PapaJohn Office
So much has happened in recent years that it often feels like I've been involved with digital video forever... maybe it's because I made my first 20,000 posts to newsgroups and forums over the past 5 years... in reality, we're in the very early stages of digital video editing.  
I was a bit younger in my office at the left, as were our five grands in the picture... fantasy... that's part of what home video editing is about... turning our routine home video clips into a visual and audio experiences... not necessarily reality. The digital editing environment is a great place to play with everything. 
Click this link or the picture for a one minute sample of ... mixing analog and digital...

Chuck Bentley 
We've met lots of people over the years at our daily reading/working/mocha drinking sessions at our local Barnes & Noble. Another couple we've seen there regularly is Chuck and Donna. But it's only in the past couple months that we've moved from simply saying hello in passing to knowing a bit about them. Donna's big Dell laptop and my big HP broke the ice, as they look similar.  Chuck Bentley
Chuck is about 10 years younger than me, but started his transition to digital video a few years before I did, getting his first digital camcorder about 8 years ago. Digital yes, but he has yet to use a computer for video editing.  
While I've been dabbling in video as a hobby, his 30+ career since college has been as a professional videographer, playwright, director, and producer... of videos.
We went to see Chuck's 30th career production Sketch in December, a live play that ran for a couple weekends... besides writing and producing it, he videoed it for its longer life on public access TV.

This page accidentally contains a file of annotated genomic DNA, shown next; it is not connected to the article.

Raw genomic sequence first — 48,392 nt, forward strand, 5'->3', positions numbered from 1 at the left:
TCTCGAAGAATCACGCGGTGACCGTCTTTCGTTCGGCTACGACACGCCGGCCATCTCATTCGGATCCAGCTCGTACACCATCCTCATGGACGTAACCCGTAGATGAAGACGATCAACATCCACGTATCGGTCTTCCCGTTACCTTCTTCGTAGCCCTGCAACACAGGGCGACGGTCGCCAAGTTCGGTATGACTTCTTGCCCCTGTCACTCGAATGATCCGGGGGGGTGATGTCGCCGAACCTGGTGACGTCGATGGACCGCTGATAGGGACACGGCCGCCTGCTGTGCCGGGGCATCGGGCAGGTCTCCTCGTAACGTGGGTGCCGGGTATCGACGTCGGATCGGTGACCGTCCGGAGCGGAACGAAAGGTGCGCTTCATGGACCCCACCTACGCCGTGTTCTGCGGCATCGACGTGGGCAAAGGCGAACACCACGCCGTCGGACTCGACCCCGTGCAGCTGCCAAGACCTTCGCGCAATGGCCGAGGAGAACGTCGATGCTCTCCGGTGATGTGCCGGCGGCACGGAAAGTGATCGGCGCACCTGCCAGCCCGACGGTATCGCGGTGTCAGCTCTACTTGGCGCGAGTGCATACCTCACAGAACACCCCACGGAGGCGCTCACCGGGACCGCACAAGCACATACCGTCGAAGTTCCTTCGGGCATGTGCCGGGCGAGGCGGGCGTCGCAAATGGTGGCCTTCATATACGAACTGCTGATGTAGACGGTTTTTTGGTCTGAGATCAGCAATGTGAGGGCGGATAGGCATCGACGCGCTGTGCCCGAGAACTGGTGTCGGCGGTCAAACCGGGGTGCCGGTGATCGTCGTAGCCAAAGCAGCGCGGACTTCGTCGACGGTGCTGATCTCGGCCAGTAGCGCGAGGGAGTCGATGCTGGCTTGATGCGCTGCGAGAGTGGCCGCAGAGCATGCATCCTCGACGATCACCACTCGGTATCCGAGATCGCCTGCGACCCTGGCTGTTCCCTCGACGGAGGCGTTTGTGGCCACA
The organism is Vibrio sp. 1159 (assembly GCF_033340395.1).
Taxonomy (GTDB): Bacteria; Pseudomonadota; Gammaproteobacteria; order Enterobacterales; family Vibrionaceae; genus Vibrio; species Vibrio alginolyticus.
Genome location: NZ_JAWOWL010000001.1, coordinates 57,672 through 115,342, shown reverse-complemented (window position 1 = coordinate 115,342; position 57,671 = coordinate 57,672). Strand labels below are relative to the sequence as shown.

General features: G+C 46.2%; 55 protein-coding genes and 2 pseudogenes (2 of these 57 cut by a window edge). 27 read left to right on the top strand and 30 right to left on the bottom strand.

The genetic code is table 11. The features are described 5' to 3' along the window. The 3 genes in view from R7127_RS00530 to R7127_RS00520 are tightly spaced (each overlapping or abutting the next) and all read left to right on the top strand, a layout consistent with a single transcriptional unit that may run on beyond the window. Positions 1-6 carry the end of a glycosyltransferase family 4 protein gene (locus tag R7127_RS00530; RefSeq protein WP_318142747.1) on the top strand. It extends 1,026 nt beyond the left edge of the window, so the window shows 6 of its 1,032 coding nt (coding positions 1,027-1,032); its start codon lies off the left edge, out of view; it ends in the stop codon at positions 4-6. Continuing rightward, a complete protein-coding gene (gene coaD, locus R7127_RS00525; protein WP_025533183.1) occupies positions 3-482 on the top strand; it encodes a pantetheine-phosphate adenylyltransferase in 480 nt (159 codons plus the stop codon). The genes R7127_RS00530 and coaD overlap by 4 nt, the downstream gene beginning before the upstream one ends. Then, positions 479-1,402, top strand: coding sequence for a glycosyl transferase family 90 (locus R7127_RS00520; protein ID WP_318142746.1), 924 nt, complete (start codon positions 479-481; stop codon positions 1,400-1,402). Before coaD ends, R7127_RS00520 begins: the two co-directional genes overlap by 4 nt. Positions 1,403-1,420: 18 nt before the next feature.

His wife Donna Kaminski is so skilled with computers that she's been a professor at Western Michigan University for over 25 years, teaching programming and databases... since the days of punch-cards (that's when I decided that nuclear engineering was easier than computer science).
You might think a couple with their background and wealth of experience and knowledge would have moved more into digital by now than you or I...  but it's not the case.
They live in Kalamazoo during the school year, and have had a summer home in England for the past 12 years ago. He's not only aware of differences between NTSC and PAL, he lives them.

Writing and Storyboarding...
The topics of my video to date have been typical home movies... 5 grands, vacations, holidays, visits to beaches and cities... dabbling in Movie Maker and Photo Story to add neat touches. I've never written a video script or planned one in detail. I'm in awe of Chuck being able to do such productions... on a regular basis, and make a living at it.
by Chuck BentleyDays and Nights in VeniceOne of his favorite stages for video is Venice... he'll be staging and shooting one there at the end of February. The one shown here and in the opening sample video are scenes from an earlier work.
Here he is writing one of his scripts... pen and pencil on paper and yellow pads... he'll do it at home, or at Barnes & Noble. As I write my newsletters and books on my laptop, he writes and rewrites by hand.
Donna, being the computer professional, has been nudging Chuck toward computers and digital, and succeeded recently at getting him to try e-mail... that's as far as he is at the moment...
Chuck Writing

Shooting the raw footage...
Chuck, with 4 digital camcorders... and many more analog ones... shoots mostly hand-held, but steady.
I plan almost nothing and shoot most everything, using a monopod at times. With the ease of doing non-linear editing with Movie Maker, I specialize in making silk purses from sows' ears...
Chuck on the other hand uses actors and rehearsals, planning every word they say...Actor 1
... he orders Panasonic professional tapes for his digital camcorders while I use the Maxell bulk packs from Sam's Club.Actor 2

the Editing Process...
With a career in video and the stage arts, and Donna teaching